1. Microwaves originally had analog dials. The first digital UIs were seen on fancier, high-end appliances. This made them a bit of a status symbol. Eventually, tech costs came down and everyone imitated the high-end UI.
2. Almost nobody grows up wanting to design appliance UIs. They're considered boring.
3. Removing features is hard. If you remove a feature used by 1% of your customers, and you have 10,000 customers, that's 100 angry people. They'll be much more vocal than the slightly happier 9900.
Amusingly, the cheapest microwaves are often the ones with the best interfaces. I spent $80 on something like this years ago, and I like it more than any fancy microwave. This includes the model touted by the author. Having only one knob (time) is too minimalist. I hardly ever touch the power knob, but it's occasionally necessary.
People got swayed by the iPhone 4 design in the store and bought it, then once they own it they covered it in cheap plastic to protect the glass.
The flat surface on the microwave looks great and sleek. The many functions makes the oven seem good and sophisticated. Who knows what magic this microwave does when you ask it to reheat a slice of pizza! Surely it must be better than the normal heating function! Let's get that.
Once you are home, all you want is to set the time and maybe change the power.
You know those cheesy leftovers that you ordinarily nuke for 2 minutes, and the cheesy portion ends up a gooey, steamy mess, while the rest of the dish is only slightly warm?
Try nuking it for 3 minutes, but set the power level to 60%. You'll be amazed at what a difference it makes!
P.S.: Could you imagine a Hacker News crowd-designed microwave? There'd be buttons for "Add 2^1 seconds," "Add 2^2 seconds," "Add 2^3 seconds" ...
I used to have one like that many moons ago. It also had a start button and a stop/open door button. That was perfect.
With a digital control, they'd just press 2-3-3 and Start.
Commercial microwaves typically only have a few buttons as well:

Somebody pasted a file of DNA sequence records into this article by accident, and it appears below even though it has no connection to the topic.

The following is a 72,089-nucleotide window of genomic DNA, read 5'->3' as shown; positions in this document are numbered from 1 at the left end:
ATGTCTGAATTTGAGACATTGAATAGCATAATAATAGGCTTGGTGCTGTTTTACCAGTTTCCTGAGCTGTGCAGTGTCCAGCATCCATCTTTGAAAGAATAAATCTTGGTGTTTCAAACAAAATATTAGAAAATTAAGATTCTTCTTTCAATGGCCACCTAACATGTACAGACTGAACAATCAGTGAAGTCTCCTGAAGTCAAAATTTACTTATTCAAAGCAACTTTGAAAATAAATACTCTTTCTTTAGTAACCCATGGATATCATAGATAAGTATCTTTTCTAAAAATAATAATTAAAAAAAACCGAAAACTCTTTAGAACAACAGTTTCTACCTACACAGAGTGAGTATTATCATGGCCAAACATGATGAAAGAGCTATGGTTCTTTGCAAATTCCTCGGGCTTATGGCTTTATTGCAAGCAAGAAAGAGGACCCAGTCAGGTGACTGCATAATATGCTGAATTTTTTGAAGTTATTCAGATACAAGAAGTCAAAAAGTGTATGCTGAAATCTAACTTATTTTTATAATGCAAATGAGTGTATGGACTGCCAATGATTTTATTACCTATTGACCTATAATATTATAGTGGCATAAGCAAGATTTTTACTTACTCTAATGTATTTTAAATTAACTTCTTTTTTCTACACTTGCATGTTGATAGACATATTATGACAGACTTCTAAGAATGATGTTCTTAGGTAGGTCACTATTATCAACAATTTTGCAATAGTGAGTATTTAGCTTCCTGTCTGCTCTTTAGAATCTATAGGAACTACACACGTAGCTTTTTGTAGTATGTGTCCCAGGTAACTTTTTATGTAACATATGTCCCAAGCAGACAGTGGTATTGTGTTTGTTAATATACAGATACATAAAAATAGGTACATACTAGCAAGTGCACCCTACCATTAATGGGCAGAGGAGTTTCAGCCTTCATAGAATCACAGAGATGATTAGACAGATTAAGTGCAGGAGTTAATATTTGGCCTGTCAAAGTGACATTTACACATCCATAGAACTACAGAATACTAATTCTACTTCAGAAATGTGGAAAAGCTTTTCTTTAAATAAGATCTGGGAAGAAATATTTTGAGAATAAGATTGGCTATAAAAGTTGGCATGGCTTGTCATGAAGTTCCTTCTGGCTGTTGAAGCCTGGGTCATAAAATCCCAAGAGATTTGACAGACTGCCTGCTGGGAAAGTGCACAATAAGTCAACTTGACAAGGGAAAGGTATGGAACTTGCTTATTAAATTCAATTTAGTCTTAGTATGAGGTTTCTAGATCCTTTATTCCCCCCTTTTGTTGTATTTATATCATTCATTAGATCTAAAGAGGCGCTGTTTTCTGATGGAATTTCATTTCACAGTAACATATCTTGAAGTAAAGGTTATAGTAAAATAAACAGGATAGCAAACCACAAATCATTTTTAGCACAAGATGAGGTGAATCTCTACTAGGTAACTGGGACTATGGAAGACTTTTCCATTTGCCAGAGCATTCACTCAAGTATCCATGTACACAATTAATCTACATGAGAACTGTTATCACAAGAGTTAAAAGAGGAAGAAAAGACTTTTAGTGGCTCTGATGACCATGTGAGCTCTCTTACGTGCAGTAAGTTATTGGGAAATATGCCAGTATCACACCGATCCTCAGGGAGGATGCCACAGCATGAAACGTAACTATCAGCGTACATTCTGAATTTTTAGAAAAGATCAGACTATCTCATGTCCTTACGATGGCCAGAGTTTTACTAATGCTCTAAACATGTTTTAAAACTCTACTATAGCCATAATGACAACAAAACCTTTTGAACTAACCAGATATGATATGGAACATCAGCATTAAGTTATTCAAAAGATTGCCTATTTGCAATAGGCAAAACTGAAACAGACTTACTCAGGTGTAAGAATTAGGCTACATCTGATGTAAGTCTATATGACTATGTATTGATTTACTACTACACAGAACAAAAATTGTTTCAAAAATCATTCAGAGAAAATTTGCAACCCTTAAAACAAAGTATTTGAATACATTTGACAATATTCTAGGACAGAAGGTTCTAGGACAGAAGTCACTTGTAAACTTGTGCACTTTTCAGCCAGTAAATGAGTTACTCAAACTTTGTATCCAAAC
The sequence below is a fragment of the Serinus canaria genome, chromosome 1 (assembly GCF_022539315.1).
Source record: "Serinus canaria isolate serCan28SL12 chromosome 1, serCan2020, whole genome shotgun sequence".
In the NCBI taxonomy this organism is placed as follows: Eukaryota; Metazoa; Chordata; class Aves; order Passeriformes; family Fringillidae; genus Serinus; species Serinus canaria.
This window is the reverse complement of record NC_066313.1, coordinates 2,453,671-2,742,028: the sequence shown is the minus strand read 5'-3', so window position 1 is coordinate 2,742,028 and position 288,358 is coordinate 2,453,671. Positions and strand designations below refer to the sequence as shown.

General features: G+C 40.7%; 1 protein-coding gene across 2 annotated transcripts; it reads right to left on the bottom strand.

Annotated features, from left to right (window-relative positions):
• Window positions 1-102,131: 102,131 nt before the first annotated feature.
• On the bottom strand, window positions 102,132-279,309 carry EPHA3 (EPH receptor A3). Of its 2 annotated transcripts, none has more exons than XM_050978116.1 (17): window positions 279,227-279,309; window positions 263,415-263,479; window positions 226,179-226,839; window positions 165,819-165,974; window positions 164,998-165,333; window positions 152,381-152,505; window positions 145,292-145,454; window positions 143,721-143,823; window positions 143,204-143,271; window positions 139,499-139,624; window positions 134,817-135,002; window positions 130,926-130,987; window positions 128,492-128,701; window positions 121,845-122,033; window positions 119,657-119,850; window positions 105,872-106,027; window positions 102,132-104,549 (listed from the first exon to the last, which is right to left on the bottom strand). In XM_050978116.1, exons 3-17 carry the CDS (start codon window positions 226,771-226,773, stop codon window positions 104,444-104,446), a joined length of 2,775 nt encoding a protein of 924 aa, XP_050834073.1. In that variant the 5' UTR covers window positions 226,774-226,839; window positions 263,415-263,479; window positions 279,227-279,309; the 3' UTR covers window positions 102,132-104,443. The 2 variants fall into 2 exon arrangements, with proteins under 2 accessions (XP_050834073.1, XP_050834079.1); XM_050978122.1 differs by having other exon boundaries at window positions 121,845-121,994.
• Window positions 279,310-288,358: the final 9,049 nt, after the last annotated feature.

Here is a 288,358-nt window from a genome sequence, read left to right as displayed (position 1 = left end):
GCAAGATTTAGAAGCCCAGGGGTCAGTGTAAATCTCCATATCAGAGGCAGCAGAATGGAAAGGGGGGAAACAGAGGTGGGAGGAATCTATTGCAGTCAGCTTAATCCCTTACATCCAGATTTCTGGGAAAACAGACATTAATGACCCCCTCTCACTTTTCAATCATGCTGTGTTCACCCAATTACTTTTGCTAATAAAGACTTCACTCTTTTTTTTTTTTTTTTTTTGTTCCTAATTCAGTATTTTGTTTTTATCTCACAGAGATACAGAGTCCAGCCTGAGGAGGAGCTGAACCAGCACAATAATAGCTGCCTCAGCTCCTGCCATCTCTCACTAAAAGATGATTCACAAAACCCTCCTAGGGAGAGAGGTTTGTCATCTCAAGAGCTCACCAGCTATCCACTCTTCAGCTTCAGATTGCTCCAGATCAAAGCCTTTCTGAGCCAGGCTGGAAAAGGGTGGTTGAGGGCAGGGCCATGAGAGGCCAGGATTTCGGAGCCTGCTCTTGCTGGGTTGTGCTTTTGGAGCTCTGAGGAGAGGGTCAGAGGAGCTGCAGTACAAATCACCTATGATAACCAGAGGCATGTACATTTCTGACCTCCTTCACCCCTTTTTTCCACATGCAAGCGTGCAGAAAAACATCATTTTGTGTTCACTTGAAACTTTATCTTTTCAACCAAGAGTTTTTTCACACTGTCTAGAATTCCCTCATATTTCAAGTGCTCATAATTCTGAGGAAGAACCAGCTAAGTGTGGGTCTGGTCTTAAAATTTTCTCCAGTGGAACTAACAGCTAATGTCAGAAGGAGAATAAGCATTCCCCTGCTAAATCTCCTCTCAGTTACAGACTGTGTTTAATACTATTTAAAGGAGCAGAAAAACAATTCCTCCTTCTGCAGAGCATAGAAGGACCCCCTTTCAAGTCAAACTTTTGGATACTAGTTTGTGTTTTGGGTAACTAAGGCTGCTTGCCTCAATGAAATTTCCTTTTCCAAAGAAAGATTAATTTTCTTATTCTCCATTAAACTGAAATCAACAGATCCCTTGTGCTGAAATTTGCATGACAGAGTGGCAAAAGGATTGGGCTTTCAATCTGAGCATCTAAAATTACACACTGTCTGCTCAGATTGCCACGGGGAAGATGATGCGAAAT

Thanks for the insightful comments, all.
My meals have widely varying thermal capacities (chili vs a sandwich) so it's nice to have a single button to hit, to get my food uniformly hot every single time.
When I said "uniformly" I meant that each meal ends up at more or less the same, "pleasantly hot" temperature as the previous meal, irrespective of their thermal mass, because the sensor reheat runs longer or shorter for the respective meals.
Works well enough for leftovers at work ;)
The push button is "mute", illuminated when mute is enabled.
One knob is the standard toaster-oven style "twist to desired time", the other a power level knob (with minimum being a special for defrost).
Unfortunately, it's not going to happen, and for a very simple reason: cost. It costs less to do those stupid little membrane switches than discrete knobs / buttons.
My "good enough" would be separate 1s / 5s / 15s / 1m / 5m buttons. Where you press the button, it adds the time. Like how some timers work. And a dedicated mute button, and easy indication of if you are muted.
On a side note, my UI Design professor gave the microwaves as an example of a frequently bad UI. He had a theory for this: that customers also preferred more features. As in, when buying a microwaves, it could be tempting to choose one with 10~15 over one with 2 or 3.
That was just a theory, though - no studies whatsoever involved. I have never shopped for domestic appliances myself, so I don't know what I'd be tempted to buy.
etc etc, That said, the inverter technology in the panasonics are worth paying for... not to mention that they do have tactile buttons and a knob...
- heats food for the duration you want and power level you want
- thaws food
- warms pizza
- makes popcorn
- boils water in a cup
I wish that sort of thing was made more prominent on the packaging.